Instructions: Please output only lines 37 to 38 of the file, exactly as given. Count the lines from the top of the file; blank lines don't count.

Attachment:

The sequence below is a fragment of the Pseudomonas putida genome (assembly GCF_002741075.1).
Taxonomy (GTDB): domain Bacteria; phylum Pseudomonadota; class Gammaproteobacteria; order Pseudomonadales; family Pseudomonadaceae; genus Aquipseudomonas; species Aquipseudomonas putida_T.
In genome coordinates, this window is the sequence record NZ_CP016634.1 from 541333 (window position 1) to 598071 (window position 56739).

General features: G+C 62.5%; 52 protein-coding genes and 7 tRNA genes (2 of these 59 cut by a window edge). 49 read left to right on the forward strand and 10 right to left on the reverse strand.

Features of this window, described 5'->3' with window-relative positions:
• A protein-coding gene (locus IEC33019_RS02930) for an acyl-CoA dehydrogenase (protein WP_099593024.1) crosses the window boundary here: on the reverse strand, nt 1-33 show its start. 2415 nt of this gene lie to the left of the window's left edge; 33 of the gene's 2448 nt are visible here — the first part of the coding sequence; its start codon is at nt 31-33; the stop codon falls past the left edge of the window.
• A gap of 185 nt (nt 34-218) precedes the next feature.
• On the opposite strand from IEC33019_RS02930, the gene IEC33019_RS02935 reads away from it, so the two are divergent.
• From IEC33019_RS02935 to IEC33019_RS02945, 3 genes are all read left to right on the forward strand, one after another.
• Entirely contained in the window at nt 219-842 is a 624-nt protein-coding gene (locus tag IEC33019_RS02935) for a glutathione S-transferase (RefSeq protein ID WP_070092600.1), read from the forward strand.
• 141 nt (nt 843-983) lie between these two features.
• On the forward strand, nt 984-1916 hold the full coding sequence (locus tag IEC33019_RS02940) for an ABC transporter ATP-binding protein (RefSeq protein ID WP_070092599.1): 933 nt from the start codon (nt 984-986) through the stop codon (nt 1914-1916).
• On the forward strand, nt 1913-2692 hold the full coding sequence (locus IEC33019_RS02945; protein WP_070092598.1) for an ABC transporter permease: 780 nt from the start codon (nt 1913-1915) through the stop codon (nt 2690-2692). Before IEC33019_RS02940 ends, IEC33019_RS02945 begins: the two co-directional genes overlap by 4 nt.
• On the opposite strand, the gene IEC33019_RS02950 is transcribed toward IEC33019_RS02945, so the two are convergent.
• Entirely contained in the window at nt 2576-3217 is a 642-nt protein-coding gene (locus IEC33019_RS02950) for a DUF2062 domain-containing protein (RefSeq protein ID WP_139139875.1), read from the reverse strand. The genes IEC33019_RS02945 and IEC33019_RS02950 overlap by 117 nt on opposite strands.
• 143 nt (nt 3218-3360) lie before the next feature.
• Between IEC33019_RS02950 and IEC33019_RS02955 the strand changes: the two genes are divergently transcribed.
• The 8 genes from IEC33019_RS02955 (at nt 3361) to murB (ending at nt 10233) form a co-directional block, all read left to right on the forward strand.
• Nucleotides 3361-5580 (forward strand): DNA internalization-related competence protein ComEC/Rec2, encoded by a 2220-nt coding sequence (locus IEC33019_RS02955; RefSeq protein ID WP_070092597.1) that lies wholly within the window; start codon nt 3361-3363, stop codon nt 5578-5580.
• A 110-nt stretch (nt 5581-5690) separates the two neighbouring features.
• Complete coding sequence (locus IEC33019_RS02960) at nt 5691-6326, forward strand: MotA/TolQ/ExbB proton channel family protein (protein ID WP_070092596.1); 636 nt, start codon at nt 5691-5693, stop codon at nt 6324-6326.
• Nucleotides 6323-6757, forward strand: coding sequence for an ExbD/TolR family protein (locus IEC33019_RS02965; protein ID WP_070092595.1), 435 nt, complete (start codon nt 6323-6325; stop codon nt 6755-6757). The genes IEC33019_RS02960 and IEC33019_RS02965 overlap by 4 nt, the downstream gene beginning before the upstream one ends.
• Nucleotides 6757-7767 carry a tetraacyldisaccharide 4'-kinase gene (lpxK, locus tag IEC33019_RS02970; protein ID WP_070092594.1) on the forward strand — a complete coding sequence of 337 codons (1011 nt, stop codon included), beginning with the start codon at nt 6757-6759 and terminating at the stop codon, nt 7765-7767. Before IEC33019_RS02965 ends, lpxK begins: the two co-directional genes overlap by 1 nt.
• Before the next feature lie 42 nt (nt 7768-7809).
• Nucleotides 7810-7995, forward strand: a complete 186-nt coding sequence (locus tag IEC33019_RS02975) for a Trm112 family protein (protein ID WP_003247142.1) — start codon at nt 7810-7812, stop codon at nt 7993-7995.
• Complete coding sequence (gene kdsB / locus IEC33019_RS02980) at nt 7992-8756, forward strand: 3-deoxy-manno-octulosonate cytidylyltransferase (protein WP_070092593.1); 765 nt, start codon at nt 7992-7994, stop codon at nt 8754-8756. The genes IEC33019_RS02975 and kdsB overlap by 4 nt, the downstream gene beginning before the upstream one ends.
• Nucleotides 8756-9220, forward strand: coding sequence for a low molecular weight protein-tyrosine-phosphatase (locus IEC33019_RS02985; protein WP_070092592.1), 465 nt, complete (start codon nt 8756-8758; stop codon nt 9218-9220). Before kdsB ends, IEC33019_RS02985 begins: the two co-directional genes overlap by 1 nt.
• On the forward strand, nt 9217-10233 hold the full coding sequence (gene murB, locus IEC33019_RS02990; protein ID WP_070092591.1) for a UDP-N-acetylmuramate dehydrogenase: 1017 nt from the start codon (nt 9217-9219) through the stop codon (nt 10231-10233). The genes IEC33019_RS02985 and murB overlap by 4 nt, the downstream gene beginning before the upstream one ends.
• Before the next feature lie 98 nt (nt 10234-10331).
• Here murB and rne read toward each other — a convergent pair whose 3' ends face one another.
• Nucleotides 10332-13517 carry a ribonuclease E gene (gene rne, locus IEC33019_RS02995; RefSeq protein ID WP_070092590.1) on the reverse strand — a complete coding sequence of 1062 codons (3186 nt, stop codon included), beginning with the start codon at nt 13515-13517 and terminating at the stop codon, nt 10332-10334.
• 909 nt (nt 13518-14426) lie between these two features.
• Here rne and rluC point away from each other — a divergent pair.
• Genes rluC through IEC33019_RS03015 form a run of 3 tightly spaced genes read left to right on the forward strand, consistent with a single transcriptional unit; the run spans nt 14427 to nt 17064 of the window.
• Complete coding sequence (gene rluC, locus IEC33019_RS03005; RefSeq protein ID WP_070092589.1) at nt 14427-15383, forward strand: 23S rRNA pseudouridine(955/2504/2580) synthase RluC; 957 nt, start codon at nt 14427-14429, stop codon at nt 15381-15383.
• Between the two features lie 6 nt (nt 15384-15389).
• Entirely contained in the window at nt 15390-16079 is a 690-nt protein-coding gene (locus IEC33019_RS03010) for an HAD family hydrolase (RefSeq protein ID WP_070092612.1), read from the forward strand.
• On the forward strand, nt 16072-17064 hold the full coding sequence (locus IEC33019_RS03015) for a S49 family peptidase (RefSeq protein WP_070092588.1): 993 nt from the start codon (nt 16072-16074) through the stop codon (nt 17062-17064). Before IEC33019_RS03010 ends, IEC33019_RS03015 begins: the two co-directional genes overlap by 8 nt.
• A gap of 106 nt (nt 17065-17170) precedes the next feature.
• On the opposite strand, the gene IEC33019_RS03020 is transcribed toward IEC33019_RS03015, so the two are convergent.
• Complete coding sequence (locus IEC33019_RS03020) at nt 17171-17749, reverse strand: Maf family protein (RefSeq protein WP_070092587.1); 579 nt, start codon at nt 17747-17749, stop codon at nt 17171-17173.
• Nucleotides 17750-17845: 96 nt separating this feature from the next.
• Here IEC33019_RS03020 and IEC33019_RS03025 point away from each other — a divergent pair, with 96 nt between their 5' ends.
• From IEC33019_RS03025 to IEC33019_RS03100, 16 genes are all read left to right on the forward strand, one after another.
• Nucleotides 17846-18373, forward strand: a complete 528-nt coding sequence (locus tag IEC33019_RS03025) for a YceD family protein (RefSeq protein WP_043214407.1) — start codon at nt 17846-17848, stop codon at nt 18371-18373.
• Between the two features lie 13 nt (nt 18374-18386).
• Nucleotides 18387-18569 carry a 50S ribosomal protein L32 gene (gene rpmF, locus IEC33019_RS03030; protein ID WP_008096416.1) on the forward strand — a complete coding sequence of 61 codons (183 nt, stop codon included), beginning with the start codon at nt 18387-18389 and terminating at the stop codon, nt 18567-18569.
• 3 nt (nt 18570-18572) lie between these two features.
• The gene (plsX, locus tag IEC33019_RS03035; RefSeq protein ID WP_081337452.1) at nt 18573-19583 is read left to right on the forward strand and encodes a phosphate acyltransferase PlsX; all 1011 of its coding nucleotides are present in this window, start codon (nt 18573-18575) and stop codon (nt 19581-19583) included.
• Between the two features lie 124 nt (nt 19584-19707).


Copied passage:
• Entirely contained in the window at nt 15390-16079 is a 690-nt protein-coding gene (locus IEC33019_RS03010) for an HAD family hydrolase (RefSeq protein ID WP_070092612.1), read from the forward strand.
• On the forward strand, nt 16072-17064 hold the full coding sequence (locus IEC33019_RS03015) for a S49 family peptidase (RefSeq protein WP_070092588.1): 993 nt from the start codon (nt 16072-16074) through the stop codon (nt 17062-17064). Before IEC33019_RS03010 ends, IEC33019_RS03015 begins: the two co-directional genes overlap by 8 nt.